Memorial Day is an American holiday honoring those who have died in military service for the United States. It occurs on the last Monday of May and is observed by visiting graves and memorials, holding parades, flying flags, and wearing red poppies to remember the soldiers who have passed. Memorial Day was originally known as Decoration Day and commemorated soldiers who died in the Civil War. Over time, however, it became a day to honor all veterans who have fallen while serving in U.S.
Why do we observe Memorial Day?
Memorial Day is a day to remember and honor those who have died while serving in our armed forces. While Memorial Day is not a federal holiday in most states, it has become a day of tradition for Americans from coast to coast. It's also known as Military Appreciation Day or National Salute to America's Armed Forces Day. In 1978, Congress passed legislation to designate May 30th as a national observance for people to decorate graves of veterans with flowers. Later that year, Congress passed another resolution stating that Memorial Day should be observed on the last Monday in May so that it wouldn't interfere with any other important holidays.
The History of Memorial Day
Memorial Day is a federal holiday observed on May 30. The holiday was originally known as Decoration Day and commemorates all men and women who have died in military service for the United States. Memorial Day began after Civil War Union General John A. Logan declared that every May 30 should be set aside to honor those who gave their lives while serving. In 1868, General Logan issued an order calling on citizens to decorate soldiers’ graves with flowers and flags at national cemeteries in order to express gratitude to those who had given their lives for their country. These tributes quickly grew into ceremonies involving parades, speeches by notable leaders and public singing of patriotic songs.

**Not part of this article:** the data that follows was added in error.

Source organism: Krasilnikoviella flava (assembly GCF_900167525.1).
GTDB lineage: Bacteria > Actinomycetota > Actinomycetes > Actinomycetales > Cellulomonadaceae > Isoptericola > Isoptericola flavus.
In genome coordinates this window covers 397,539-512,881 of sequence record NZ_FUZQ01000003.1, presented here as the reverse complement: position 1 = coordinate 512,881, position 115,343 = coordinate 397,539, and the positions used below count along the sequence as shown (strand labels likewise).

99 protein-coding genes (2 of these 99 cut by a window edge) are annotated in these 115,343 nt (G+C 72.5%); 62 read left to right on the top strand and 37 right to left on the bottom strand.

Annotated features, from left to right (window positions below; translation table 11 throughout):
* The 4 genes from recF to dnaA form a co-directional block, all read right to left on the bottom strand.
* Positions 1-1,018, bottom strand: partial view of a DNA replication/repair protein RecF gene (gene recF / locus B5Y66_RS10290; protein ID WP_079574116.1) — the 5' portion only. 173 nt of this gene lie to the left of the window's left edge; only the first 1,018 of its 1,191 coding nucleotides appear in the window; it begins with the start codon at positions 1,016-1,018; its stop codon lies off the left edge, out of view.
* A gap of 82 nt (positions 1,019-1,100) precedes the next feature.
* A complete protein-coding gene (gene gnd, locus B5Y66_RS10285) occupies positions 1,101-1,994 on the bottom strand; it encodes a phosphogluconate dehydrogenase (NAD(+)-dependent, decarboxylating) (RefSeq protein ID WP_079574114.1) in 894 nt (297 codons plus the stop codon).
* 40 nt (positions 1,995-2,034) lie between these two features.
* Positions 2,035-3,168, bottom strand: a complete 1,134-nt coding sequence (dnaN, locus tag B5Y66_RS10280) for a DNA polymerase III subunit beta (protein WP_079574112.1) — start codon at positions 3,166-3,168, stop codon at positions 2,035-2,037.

How did the holiday start?
The first Memorial Day was observed on May 30, 1868, when flowers were placed on the graves of Union and Confederate soldiers at Arlington National Cemetery. The holiday's official name is Decoration Day and it became a federal holiday in 1971. In 1954, President Dwight D. Eisenhower signed legislation making Memorial Day an official federal holiday; the legislation had been introduced by Wisconsin Sen. Joseph McCarthy. The day honors the men and women who have fallen while serving in the United States military and those who have given their lives since Sept. 11, 2001 fighting against terrorism around the world.
How To Show Support
Memorial Day is a time to remember those who have fallen while fighting for our country. While we don’t know when it started or how it came about, over time it has become a great way to remember those that fought for us and show them support. It’s not required to throw large parties or cookouts like many people do around Independence Day; but instead simply showing some gratitude is enough. It’s important to show appreciation and respect because without our veterans sacrificing themselves in service of their country we wouldn’t be able to live in America as freely as we do today. So how can you show your support? Well there are many ways such as posting on social media to show your support, donating blood at local hospitals, sending flowers or cards to families of fallen soldiers and even planting flags on gravesites. These acts may seem small but they mean a lot to those who lost someone special in war. So please join us in honoring our veterans by doing something nice for them!